For "Travel Tuesday", let's explore this beautiful place:
Explore America’s last frontier.
"Part of a 31, 250-sq-mile wilderness area, this park is a crossroad of mountain ranges: Wrangell, Chugach and St Elias. Extensive ice fields and 100 major glaciers spill from the peaks, including one bigger than the state of Rhode Island. This park is more difficult to visit than Denali National Park but, to those who make the effort, no less impressive due to its mountainous scenery and numerous opportunities for wilderness adventure whether on foot or in a raft.
From Valdez, the Richardson Hwy is a jaw-dropping scenic route to Glennallen, past canyons, mountain passes and glaciers. The Wrangell–St Elias National Park Visitor Center (907-822-5234; www.nps.gov/wrst; Mile 106.8 Richardson Hwy; 8am-6pm) is in Copper Center.
A side road at Tonsina goes southeast to Chitina, which has the last place to fill up your tank. From there, the rugged Mt McCarthy Rd follows former railroad tracks 60 miles east through the stunning Chugach Mountains and across the mighty Copper River to the Kennicott River. Here a footbridge is used to cross the river and access historic McCarthy and the abandoned copper-mining town of Kennicott."
"Above the banks of Alaska's mighty Copper River, past the old railroad town of Chitina, the pavement of the Edgerton Highway ends next to a sign that reads "McCarthy: 60 miles.''
This, believe it or not, marks the entrance to North America's largest and wildest national park.
Just beyond the sign, a 1,400-foot steel bridge spans the roaring river that forms the western boundary of Wrangell-St. Elias National Park and Preserve. It’s one of the few remaining marks of civilization left in a land reclaimed by nature. A railroad here used to shuttle workers to the old copper-mill town of Kennecott, but today, McCarthy Road buries most signs of it, and the country has returned to its original state: raw, rugged, and intimidating in its wilderness and scale.
Travel Essentials for the Mountain Kingdom
The first thing any traveler to Alaska needs to understand is that the place is big. The six- to 10-hour drive from Ted Stevens International Airport in Anchorage to Wrangell-St. Elias National Park and Preserve makes it tempting to fly to McCarthy, and flying is indeed an option—but it would be a mistake. The Glenn Highway out of Anchorage is designated a “National Scenic Byway” for good reason. This drive has it all: roaring rivers, scenic canyons, monstrous glaciers, snow-capped volcanoes, endless tundra, and the chance of spotting caribou, moose, and grizzly bear along the way.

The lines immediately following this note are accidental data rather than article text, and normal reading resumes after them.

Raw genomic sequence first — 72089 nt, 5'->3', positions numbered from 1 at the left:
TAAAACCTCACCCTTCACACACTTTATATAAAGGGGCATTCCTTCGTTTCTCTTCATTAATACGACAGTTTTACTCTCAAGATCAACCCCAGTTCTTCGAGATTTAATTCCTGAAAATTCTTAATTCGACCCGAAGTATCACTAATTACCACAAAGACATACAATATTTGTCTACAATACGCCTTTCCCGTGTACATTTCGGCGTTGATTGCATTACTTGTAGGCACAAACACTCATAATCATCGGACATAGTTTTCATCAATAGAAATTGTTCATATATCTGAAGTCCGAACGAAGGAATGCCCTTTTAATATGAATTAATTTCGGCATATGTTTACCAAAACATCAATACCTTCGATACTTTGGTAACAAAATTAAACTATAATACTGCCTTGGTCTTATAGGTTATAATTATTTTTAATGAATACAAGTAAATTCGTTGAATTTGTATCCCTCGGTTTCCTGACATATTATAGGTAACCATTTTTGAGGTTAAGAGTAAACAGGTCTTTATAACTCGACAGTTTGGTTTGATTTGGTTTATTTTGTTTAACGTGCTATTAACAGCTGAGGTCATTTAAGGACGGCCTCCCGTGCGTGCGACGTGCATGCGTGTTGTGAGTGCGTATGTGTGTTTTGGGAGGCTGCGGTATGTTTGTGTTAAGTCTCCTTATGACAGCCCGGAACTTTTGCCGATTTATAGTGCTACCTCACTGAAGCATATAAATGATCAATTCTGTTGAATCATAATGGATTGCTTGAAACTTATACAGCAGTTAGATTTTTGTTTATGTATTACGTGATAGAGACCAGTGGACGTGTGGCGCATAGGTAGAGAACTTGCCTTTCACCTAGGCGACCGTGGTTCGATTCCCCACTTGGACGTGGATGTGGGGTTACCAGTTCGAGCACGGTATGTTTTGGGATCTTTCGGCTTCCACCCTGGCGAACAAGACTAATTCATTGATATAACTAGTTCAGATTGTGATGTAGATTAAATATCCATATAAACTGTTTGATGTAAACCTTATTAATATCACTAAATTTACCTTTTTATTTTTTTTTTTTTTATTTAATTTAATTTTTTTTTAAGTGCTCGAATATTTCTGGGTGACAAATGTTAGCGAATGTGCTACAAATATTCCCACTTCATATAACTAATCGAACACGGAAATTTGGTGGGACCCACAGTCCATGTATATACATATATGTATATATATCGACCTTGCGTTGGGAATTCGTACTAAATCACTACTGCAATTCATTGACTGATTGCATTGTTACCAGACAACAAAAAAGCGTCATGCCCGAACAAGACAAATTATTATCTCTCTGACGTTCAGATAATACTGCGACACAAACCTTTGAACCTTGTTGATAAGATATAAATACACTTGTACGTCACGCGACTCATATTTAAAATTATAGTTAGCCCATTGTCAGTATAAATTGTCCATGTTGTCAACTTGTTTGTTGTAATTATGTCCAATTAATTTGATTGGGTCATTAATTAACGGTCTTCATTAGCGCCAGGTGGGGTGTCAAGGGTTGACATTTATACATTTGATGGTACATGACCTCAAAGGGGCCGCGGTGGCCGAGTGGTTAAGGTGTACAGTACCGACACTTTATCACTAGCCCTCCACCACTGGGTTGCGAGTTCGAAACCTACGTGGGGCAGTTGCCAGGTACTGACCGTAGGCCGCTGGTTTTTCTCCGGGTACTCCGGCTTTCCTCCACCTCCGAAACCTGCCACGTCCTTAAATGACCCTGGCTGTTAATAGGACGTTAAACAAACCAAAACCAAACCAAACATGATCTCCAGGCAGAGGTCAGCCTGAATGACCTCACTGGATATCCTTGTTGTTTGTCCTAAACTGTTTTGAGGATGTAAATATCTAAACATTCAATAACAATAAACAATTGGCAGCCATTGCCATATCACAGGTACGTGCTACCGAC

For decades into the early 1990s, driving McCarthy Road was its own challenge. It was not uncommon to get stuck in the mud or suffer a flat tire from an old railroad spike, but successive upgrades to the surface have minimized the dangers. In good weather, a standard passenger car won't have any trouble making it to McCarthy, though some drivers might get nervous crossing the one-lane Kuskulana Bridge. It's intimidating, but became a little less so when guard rails were installed in 1988.
All of the major car-rental companies maintain offices at the airport, but most frown on driving to McCarthy, despite the improved road. Enterprise is an exception, but if you want extra driving security, check out GoNorth Car and RV Rental (www.gonorth-alaska.com/254.html), which specializes in trucks and sport-utility vehicles.
From the airport, head north toward the Matanuska Valley, where Depression-era Americans formed an agricultural colony in the 1930s. Turn east past the Matanuska Glacier, then follow the edge of the Chugach Mountains. Stop and stretch your legs at the Wrangell-St. Elias National Park Visitor Center, just south of Glennallen and halfway to McCarthy, to learn about the region’s history, culture, and landscapes.
A lot happened in this salmon-rich country before Europeans arrived, and plenty of stories date from the years just after as waves of gold-seeking pioneers trekked north. They roughed it. You don’t have to. Figure on a two-day drive to the park with a night in Copper River country, home to the fabled Copper River salmon. There are plenty of places to stay. Visit the National Park Service website for lodging options and travel tips: www.nps.gov/wrst.
The roads to Chitina are paved and in good condition, but McCarthy Road to the east is more frontier-like, ending at the pedestrian bridge just short of McCarthy. The shuttle bus to town waits on the other side."
Several videos here: http://www.nps.gov/wrst/photosmultimedia/ranger-minutes.htm
Veterans added to Rescue Site:
Now we can all help the veterans with a single click:
Jay and I are traveling to Mindi's ranch outside of Montgomery, TX.
Mindi, is the air flight attendant whose many dogs, poodles and dachshunds, I used to groom and babysit while she was working. Now that she has an adopted two year old people baby, she has a lady who stays there. We are going to look at some RV parts she no longer needs, and maybe make a bid on some remodeling.
I don't know when we would have time to do it, though, but I will enjoy visiting with her, the horses, and her dogs, today.